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Pralidoxime chloride (2-PAM) is the only cholinesterase-reactivating xenobiotic currently available in the United States.55 It is used concomitantly with atropine in the management of patients poisoned by organic phosphorus (OP) compounds. Administration should be initiated as soon as possible after exposure, but could be effective even days after an exposure and therefore should be administered to all symptomatic patients independent of delay. Continuous infusion is preferable to intermittent administration for patients with serious toxicity, and a prolonged therapeutic course may be required.


Pralidoxime chloride is a quaternary pyridinium oxime with a molecular weight of 173 daltons. The chloride salt exhibits excellent water solubility and physiologic compatibility. Another salt, pralidoxime iodide, with a molecular weight of 264 daltons, is less water soluble and can potentiallly induce iodism.3


Organic phosphorus compounds are powerful inhibitors of carboxylic esterase enzymes, including acetylcholinesterase (AChE; true cholinesterase, found in red blood cells, nervous tissue, and skeletal muscle) and plasma cholinesterase or butyrylcholinesterase (found in plasma, liver, heart, pancreas, and brain).49 The OP binds firmly to the serine-containing esteratic site on the enzyme, inactivating it by phosphorylation (Fig. 113–3).32,50,73 This reaction results in the accumulation of acetylcholine at muscarinic and nicotinic synapses in the peripheral and central nervous systems, leading to the clinical manifestations of OP poisoning. After phosphorylation, the enzyme is inactivated and can undergo one of three processes: endogenous hydrolysis of the phosphorylated enzyme; reactivation by a strong nucleophile, such as pralidoxime; and aging, which involves biochemical changes that stabilize the inactivated phosphorylated molecule.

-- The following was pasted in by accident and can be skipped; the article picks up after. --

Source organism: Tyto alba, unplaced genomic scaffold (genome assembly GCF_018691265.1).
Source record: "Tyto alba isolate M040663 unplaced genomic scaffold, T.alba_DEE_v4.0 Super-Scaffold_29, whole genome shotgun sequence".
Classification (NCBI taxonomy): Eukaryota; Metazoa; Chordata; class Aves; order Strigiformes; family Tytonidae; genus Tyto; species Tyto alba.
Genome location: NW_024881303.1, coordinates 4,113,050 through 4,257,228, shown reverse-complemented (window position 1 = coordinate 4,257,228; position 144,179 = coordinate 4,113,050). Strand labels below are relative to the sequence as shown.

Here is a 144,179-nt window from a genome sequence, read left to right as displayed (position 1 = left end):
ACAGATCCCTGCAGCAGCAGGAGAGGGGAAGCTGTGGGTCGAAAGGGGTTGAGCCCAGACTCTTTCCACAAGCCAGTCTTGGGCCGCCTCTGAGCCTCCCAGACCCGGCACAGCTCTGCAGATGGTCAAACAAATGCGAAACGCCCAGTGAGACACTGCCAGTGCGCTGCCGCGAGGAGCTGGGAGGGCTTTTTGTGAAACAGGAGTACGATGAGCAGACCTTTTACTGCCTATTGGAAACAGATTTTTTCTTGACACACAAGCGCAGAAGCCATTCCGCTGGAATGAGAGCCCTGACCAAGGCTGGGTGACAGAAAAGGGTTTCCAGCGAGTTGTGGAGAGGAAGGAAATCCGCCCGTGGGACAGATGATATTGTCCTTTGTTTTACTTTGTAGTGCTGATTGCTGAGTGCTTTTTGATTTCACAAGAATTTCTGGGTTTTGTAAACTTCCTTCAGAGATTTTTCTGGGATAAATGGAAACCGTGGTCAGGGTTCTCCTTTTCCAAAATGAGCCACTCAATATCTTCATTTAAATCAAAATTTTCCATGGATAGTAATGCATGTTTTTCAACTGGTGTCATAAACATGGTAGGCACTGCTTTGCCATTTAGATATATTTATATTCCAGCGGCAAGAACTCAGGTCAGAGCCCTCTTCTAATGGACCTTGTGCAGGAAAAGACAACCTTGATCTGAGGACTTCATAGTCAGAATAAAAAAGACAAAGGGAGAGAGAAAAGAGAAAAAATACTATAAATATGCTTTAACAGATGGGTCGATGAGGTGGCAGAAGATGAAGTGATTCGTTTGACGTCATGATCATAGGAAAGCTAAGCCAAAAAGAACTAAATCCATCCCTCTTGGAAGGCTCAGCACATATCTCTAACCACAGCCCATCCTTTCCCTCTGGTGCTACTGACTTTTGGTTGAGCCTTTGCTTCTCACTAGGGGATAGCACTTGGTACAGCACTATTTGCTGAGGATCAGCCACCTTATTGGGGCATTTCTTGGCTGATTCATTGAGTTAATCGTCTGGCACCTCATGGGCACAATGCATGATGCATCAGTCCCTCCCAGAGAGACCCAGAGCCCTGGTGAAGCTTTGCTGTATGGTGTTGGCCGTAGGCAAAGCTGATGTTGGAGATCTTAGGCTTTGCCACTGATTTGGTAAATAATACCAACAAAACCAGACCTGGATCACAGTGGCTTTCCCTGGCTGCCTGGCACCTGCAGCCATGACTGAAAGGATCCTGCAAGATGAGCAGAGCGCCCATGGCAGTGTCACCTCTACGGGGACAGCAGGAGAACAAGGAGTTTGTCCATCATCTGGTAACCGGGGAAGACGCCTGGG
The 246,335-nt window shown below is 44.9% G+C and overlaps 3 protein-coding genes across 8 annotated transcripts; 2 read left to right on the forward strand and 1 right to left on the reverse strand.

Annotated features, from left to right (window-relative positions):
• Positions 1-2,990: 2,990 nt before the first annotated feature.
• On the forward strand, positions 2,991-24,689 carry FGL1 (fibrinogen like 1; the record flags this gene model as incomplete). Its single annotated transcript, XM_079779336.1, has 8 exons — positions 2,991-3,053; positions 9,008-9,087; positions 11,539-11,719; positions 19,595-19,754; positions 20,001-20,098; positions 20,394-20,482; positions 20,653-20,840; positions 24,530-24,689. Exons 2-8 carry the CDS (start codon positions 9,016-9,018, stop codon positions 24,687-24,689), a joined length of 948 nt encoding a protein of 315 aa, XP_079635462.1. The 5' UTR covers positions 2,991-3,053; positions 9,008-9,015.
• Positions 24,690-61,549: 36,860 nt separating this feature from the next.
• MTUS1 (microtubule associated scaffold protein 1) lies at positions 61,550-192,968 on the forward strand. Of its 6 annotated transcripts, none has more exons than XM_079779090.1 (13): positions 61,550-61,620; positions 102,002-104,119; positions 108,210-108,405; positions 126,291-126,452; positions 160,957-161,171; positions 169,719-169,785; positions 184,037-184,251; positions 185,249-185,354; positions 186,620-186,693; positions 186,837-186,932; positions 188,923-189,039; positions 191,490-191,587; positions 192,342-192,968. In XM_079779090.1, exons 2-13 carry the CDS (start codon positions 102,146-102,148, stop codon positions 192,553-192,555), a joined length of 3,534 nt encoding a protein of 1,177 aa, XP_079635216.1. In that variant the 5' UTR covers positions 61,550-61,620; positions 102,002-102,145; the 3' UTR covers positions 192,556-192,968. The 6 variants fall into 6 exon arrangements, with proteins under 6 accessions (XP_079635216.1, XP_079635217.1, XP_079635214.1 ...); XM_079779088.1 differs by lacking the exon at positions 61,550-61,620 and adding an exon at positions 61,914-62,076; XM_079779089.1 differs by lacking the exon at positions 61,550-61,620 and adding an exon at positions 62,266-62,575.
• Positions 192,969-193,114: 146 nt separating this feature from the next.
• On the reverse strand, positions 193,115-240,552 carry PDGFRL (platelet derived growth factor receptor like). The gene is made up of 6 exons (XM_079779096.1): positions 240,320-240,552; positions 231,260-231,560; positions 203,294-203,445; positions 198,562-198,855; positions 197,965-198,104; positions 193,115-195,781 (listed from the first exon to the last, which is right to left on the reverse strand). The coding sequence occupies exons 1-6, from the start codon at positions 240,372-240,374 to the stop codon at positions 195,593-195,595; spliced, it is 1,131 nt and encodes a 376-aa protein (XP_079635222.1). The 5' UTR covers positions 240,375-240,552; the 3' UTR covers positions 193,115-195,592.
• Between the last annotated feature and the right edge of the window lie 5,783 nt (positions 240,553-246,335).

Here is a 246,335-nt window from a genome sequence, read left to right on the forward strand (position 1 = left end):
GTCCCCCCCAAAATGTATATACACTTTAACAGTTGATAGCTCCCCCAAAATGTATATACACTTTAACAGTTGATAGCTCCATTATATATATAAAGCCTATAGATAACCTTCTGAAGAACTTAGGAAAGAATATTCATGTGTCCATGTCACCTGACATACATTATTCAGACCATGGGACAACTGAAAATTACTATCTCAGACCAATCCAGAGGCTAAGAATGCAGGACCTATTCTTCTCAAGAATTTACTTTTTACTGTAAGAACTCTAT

Endogenous hydrolysis of the bond between the enzyme and the OP is generally extremely slow and is considered insignificant. This is in contrast to the rapid hydrolysis of the related bond between the enzyme and many carbamates. Studies in the 1950s demonstrated the ability of oximes to reactivate cholinesterase bound to OP compounds.81,83,84 The positively charged quaternary nitrogen of pralidoxime is attracted to the negatively charged anionic site on the phosphorylated enzyme, bringing it in close proximity to the phosphorous moiety (Fig. 113–6). Pralidoxime then exerts a nucleophilic attack on the phosphate moiety, successfully releasing it from the AChE enzyme.80 This action liberates the enzyme to a variable extent depending on the OP in question and restores enzymatic function.40 It was previously believed that OP compounds with small substituted side chains were more easily reversed by oximes because of better steric positioning, allowing easier access for the oximes.83 However, available data now refute that theory, but continue to emphasize the importance of spatial and steric considerations.86


In contrast to the usefulness of pralidoxime in the management of the cholinergic syndrome, current understanding of the pathophysiology of the intermediate syndrome is inadequate to determine whether pralidoxime can prevent the development of the syndrome.71 However, if cholinergic receptor desensitization is responsible for the cause of the ...

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